Wednesday, August 26, 2009

Back to School

I have never been more happy to see my children march off back to school! This Summer has been great in so many ways, but in others, it has been so not for me.

I always wanted to be a stay-at-home-mom ... always. Until I had Sage and realized that the day to day routine of staying home solely to care for your child was actually a LOT harder than going to work. I missed Sage from the moment I dropped her off at daycare until the moment I picked her up. I was torn because I missed so many milestones by being away from her for 10 hours per day. However, those 10 hours per day were what it took to reclaim my sanity after those evenings that were strained.

The days that I managed to eek out over the last three years with Sage, where it was just her and I at home during the day were some of the best. It made me resent going to work more and more. When I was laid off and almost immediately decided that I would not go back to work right away, it was those days that I had visions of. I wasn't thinking too clearly, obviously!

Sage and I together are great. Sage and I with her sister all Summer, not so great. I don't know what it is about her sister, but she's like crack to Sage. She gets her all wound up ... they trash my house and they bicker at each other constantly. It was a never ending battle from the time they woke up until the time they went to bed. And in all fairness, she's not just like that with her sister. She's like that when anyone else comes into the house. She's almost passive and calm when she is alone with me, but add anyone else to the mix and it's like a nuclear reaction.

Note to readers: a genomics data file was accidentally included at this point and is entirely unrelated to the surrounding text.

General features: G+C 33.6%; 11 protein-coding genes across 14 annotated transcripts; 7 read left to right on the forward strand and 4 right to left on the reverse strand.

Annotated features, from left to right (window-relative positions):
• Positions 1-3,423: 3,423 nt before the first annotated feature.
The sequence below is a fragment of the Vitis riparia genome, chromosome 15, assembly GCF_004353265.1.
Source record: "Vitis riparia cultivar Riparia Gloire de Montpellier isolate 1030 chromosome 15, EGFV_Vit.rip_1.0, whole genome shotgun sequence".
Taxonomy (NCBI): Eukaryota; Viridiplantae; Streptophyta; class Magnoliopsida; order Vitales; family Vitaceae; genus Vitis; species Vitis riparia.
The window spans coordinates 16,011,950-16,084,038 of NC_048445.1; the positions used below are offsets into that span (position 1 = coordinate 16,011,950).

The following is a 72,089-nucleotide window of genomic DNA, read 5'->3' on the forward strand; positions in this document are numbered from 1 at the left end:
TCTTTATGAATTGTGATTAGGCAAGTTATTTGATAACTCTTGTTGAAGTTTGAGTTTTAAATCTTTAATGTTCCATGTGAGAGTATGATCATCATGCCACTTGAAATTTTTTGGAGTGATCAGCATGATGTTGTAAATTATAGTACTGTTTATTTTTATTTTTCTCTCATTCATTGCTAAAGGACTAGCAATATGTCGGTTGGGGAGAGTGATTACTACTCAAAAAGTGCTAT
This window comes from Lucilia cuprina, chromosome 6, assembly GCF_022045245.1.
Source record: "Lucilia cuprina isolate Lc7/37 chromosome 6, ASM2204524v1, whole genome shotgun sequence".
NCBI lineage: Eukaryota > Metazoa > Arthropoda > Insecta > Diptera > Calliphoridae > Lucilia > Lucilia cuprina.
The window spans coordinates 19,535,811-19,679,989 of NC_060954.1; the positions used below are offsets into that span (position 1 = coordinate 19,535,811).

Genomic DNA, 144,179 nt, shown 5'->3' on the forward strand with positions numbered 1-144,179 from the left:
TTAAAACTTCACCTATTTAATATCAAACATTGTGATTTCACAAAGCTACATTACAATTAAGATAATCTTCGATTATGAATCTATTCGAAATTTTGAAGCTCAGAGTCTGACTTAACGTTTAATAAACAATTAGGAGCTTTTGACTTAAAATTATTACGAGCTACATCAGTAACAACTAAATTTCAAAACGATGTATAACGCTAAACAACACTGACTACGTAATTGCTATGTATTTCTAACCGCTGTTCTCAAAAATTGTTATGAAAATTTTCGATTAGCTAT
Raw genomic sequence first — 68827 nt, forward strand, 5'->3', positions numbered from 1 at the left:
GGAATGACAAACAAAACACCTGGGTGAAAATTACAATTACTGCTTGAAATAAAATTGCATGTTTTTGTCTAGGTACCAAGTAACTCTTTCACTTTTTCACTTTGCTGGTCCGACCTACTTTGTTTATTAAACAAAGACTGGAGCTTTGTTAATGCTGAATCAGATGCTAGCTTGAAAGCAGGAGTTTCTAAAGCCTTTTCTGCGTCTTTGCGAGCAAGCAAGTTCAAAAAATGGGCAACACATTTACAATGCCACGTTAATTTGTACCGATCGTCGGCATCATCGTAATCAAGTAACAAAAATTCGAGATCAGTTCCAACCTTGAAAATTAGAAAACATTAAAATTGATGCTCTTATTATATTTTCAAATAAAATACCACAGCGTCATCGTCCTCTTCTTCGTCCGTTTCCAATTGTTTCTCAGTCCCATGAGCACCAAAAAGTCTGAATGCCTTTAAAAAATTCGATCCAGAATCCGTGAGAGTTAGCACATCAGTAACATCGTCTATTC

I now understand all of the mothers who so cheerfully exclaim that their children have gone back to school. I never really got it until this Summer.

Saturday, August 08, 2009


The state of Maryland has changed the rules in recent years determining the cut-off date for a child to enter Kindergarten. Previously the date was December 31st, however in the last several years they have moved the date to September 1st. There is a 45 day grace period given for children who pass a standardized test to allow them early admittance.

I have HUGE issues with this new regulation since it will have Sage starting Kindergarten 3 months prior to her turning 6 years old. That Board of Education will allow no deviance to their new ruling and I have been fighting with them for over a year. Yes, my child isn't even 4 years old yet, but she is extremely intelligent and was considered advanced in her daycare center. They placed her with children a year older than her and she was still more mature and smarter than most in her classroom.

In my opinion, keeping her out of Kindergarten as a 5 year old will hold her back. She will know the things they are already teaching by then and will be bored. She craves knowledge. I feel it is a disservice to her to not allow her entry into Kindergarten because of where her birthday falls if she shows the maturity and the skills they are looking for in a child entering the school system.